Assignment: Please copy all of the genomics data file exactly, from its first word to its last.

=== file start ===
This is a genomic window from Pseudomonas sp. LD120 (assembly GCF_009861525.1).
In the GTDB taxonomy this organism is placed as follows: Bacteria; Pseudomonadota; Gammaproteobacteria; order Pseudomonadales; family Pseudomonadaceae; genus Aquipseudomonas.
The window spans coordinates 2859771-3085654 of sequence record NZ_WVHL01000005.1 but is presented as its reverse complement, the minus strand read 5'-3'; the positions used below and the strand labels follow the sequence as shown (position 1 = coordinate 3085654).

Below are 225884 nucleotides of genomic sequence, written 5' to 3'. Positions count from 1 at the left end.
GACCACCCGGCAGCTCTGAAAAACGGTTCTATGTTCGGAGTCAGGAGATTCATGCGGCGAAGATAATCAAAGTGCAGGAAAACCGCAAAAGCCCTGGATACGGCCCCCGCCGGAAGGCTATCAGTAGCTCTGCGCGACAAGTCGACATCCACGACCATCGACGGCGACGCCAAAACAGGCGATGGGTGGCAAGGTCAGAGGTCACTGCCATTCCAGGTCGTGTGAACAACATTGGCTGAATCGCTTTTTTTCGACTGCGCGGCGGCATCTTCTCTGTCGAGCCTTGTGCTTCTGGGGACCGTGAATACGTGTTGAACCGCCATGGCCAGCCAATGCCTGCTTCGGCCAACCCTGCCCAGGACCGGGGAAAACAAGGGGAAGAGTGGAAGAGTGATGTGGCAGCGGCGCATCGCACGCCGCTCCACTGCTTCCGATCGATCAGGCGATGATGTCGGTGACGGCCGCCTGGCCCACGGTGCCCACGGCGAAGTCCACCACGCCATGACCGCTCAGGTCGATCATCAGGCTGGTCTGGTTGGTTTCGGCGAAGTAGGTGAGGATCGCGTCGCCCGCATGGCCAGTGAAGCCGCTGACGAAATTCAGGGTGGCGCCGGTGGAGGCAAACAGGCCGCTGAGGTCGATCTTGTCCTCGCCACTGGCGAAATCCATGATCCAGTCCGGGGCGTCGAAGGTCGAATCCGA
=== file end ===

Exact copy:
This is a genomic window from Pseudomonas sp. LD120 (assembly GCF_009861525.1).
In the GTDB taxonomy this organism is placed as follows: Bacteria; Pseudomonadota; Gammaproteobacteria; order Pseudomonadales; family Pseudomonadaceae; genus Aquipseudomonas.
The window spans coordinates 2859771-3085654 of sequence record NZ_WVHL01000005.1 but is presented as its reverse complement, the minus strand read 5'-3'; the positions used below and the strand labels follow the sequence as shown (position 1 = coordinate 3085654).

Below are 225884 nucleotides of genomic sequence, written 5' to 3'. Positions count from 1 at the left end.
GACCACCCGGCAGCTCTGAAAAACGGTTCTATGTTCGGAGTCAGGAGATTCATGCGGCGAAGATAATCAAAGTGCAGGAAAACCGCAAAAGCCCTGGATACGGCCCCCGCCGGAAGGCTATCAGTAGCTCTGCGCGACAAGTCGACATCCACGACCATCGACGGCGACGCCAAAACAGGCGATGGGTGGCAAGGTCAGAGGTCACTGCCATTCCAGGTCGTGTGAACAACATTGGCTGAATCGCTTTTTTTCGACTGCGCGGCGGCATCTTCTCTGTCGAGCCTTGTGCTTCTGGGGACCGTGAATACGTGTTGAACCGCCATGGCCAGCCAATGCCTGCTTCGGCCAACCCTGCCCAGGACCGGGGAAAACAAGGGGAAGAGTGGAAGAGTGATGTGGCAGCGGCGCATCGCACGCCGCTCCACTGCTTCCGATCGATCAGGCGATGATGTCGGTGACGGCCGCCTGGCCCACGGTGCCCACGGCGAAGTCCACCACGCCATGACCGCTCAGGTCGATCATCAGGCTGGTCTGGTTGGTTTCGGCGAAGTAGGTGAGGATCGCGTCGCCCGCATGGCCAGTGAAGCCGCTGACGAAATTCAGGGTGGCGCCGGTGGAGGCAAACAGGCCGCTGAGGTCGATCTTGTCCTCGCCACTGGCGAAATCCATGATCCAGTCCGGGGCGTCGAAGGTCGAATCCGA